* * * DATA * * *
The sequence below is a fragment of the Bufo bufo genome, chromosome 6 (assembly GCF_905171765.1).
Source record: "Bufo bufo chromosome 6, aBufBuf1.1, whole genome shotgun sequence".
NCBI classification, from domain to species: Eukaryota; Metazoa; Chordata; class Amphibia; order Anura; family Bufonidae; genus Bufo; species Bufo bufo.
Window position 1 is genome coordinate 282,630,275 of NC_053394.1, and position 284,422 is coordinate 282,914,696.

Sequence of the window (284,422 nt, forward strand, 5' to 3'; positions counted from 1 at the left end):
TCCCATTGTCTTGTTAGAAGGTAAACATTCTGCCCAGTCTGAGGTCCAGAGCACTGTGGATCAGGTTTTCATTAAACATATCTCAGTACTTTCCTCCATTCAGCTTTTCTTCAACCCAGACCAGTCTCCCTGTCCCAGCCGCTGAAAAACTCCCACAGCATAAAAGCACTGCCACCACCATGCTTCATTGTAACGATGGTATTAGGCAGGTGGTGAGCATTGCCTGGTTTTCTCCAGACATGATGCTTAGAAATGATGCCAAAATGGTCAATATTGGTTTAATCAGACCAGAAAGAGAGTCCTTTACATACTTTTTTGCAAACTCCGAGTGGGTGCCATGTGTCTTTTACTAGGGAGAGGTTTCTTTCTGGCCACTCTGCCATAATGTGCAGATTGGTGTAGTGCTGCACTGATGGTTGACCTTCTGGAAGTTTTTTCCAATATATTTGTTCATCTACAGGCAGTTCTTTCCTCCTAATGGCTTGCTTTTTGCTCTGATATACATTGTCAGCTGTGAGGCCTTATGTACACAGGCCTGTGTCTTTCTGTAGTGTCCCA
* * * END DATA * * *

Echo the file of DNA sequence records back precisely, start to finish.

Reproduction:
The sequence below is a fragment of the Bufo bufo genome, chromosome 6 (assembly GCF_905171765.1).
Source record: "Bufo bufo chromosome 6, aBufBuf1.1, whole genome shotgun sequence".
NCBI classification, from domain to species: Eukaryota; Metazoa; Chordata; class Amphibia; order Anura; family Bufonidae; genus Bufo; species Bufo bufo.
Window position 1 is genome coordinate 282,630,275 of NC_053394.1, and position 284,422 is coordinate 282,914,696.

Sequence of the window (284,422 nt, forward strand, 5' to 3'; positions counted from 1 at the left end):
TCCCATTGTCTTGTTAGAAGGTAAACATTCTGCCCAGTCTGAGGTCCAGAGCACTGTGGATCAGGTTTTCATTAAACATATCTCAGTACTTTCCTCCATTCAGCTTTTCTTCAACCCAGACCAGTCTCCCTGTCCCAGCCGCTGAAAAACTCCCACAGCATAAAAGCACTGCCACCACCATGCTTCATTGTAACGATGGTATTAGGCAGGTGGTGAGCATTGCCTGGTTTTCTCCAGACATGATGCTTAGAAATGATGCCAAAATGGTCAATATTGGTTTAATCAGACCAGAAAGAGAGTCCTTTACATACTTTTTTGCAAACTCCGAGTGGGTGCCATGTGTCTTTTACTAGGGAGAGGTTTCTTTCTGGCCACTCTGCCATAATGTGCAGATTGGTGTAGTGCTGCACTGATGGTTGACCTTCTGGAAGTTTTTTCCAATATATTTGTTCATCTACAGGCAGTTCTTTCCTCCTAATGGCTTGCTTTTTGCTCTGATATACATTGTCAGCTGTGAGGCCTTATGTACACAGGCCTGTGTCTTTCTGTAGTGTCCCA